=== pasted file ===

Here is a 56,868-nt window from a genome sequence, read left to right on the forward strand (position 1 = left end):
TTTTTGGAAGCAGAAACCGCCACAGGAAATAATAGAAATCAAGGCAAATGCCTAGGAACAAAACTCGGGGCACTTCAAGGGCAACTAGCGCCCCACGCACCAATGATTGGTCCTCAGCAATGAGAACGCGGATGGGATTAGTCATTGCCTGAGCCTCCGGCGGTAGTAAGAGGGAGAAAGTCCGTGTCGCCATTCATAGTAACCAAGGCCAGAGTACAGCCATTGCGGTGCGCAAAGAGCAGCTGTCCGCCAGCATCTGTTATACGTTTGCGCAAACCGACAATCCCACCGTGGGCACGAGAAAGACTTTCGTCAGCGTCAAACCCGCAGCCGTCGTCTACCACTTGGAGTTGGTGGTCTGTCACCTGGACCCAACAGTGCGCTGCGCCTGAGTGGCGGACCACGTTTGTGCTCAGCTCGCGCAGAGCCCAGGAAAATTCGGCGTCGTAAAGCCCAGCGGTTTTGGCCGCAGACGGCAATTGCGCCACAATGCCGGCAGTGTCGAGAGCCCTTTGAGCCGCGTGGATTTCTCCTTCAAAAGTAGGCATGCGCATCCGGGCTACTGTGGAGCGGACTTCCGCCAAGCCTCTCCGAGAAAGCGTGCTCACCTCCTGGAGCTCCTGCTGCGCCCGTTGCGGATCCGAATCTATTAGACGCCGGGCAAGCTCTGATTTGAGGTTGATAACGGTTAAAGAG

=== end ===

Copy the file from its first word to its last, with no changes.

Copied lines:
Here is a 56,868-nt window from a genome sequence, read left to right on the forward strand (position 1 = left end):
TTTTTGGAAGCAGAAACCGCCACAGGAAATAATAGAAATCAAGGCAAATGCCTAGGAACAAAACTCGGGGCACTTCAAGGGCAACTAGCGCCCCACGCACCAATGATTGGTCCTCAGCAATGAGAACGCGGATGGGATTAGTCATTGCCTGAGCCTCCGGCGGTAGTAAGAGGGAGAAAGTCCGTGTCGCCATTCATAGTAACCAAGGCCAGAGTACAGCCATTGCGGTGCGCAAAGAGCAGCTGTCCGCCAGCATCTGTTATACGTTTGCGCAAACCGACAATCCCACCGTGGGCACGAGAAAGACTTTCGTCAGCGTCAAACCCGCAGCCGTCGTCTACCACTTGGAGTTGGTGGTCTGTCACCTGGACCCAACAGTGCGCTGCGCCTGAGTGGCGGACCACGTTTGTGCTCAGCTCGCGCAGAGCCCAGGAAAATTCGGCGTCGTAAAGCCCAGCGGTTTTGGCCGCAGACGGCAATTGCGCCACAATGCCGGCAGTGTCGAGAGCCCTTTGAGCCGCGTGGATTTCTCCTTCAAAAGTAGGCATGCGCATCCGGGCTACTGTGGAGCGGACTTCCGCCAAGCCTCTCCGAGAAAGCGTGCTCACCTCCTGGAGCTCCTGCTGCGCCCGTTGCGGATCCGAATCTATTAGACGCCGGGCAAGCTCTGATTTGAGGTTGATAACGGTTAAAGAG